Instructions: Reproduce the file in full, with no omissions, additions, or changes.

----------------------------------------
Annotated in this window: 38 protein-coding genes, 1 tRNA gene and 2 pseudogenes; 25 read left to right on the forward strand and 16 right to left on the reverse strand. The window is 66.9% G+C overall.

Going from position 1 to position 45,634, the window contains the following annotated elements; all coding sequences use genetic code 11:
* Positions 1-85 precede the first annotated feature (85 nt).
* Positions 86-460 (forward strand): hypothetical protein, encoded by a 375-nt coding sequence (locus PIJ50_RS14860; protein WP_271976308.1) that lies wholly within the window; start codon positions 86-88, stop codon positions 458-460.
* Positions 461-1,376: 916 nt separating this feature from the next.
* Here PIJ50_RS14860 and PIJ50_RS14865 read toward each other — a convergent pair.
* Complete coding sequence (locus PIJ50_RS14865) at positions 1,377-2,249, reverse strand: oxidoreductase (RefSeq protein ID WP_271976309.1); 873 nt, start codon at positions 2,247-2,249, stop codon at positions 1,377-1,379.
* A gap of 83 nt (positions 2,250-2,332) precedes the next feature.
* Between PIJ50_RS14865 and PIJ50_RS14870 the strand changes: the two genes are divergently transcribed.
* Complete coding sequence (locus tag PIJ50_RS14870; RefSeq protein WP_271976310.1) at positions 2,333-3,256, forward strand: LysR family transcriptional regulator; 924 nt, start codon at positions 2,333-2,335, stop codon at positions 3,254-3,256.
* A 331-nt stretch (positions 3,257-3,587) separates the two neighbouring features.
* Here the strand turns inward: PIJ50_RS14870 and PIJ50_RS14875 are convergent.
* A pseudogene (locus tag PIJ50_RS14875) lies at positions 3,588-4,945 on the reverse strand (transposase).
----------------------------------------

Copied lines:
Annotated in this window: 38 protein-coding genes, 1 tRNA gene and 2 pseudogenes; 25 read left to right on the forward strand and 16 right to left on the reverse strand. The window is 66.9% G+C overall.

Going from position 1 to position 45,634, the window contains the following annotated elements; all coding sequences use genetic code 11:
* Positions 1-85 precede the first annotated feature (85 nt).
* Positions 86-460 (forward strand): hypothetical protein, encoded by a 375-nt coding sequence (locus PIJ50_RS14860; protein WP_271976308.1) that lies wholly within the window; start codon positions 86-88, stop codon positions 458-460.
* Positions 461-1,376: 916 nt separating this feature from the next.
* Here PIJ50_RS14860 and PIJ50_RS14865 read toward each other — a convergent pair.
* Complete coding sequence (locus PIJ50_RS14865) at positions 1,377-2,249, reverse strand: oxidoreductase (RefSeq protein ID WP_271976309.1); 873 nt, start codon at positions 2,247-2,249, stop codon at positions 1,377-1,379.
* A gap of 83 nt (positions 2,250-2,332) precedes the next feature.
* Between PIJ50_RS14865 and PIJ50_RS14870 the strand changes: the two genes are divergently transcribed.
* Complete coding sequence (locus tag PIJ50_RS14870; RefSeq protein WP_271976310.1) at positions 2,333-3,256, forward strand: LysR family transcriptional regulator; 924 nt, start codon at positions 2,333-2,335, stop codon at positions 3,254-3,256.
* A 331-nt stretch (positions 3,257-3,587) separates the two neighbouring features.
* Here the strand turns inward: PIJ50_RS14870 and PIJ50_RS14875 are convergent.
* A pseudogene (locus tag PIJ50_RS14875) lies at positions 3,588-4,945 on the reverse strand (transposase).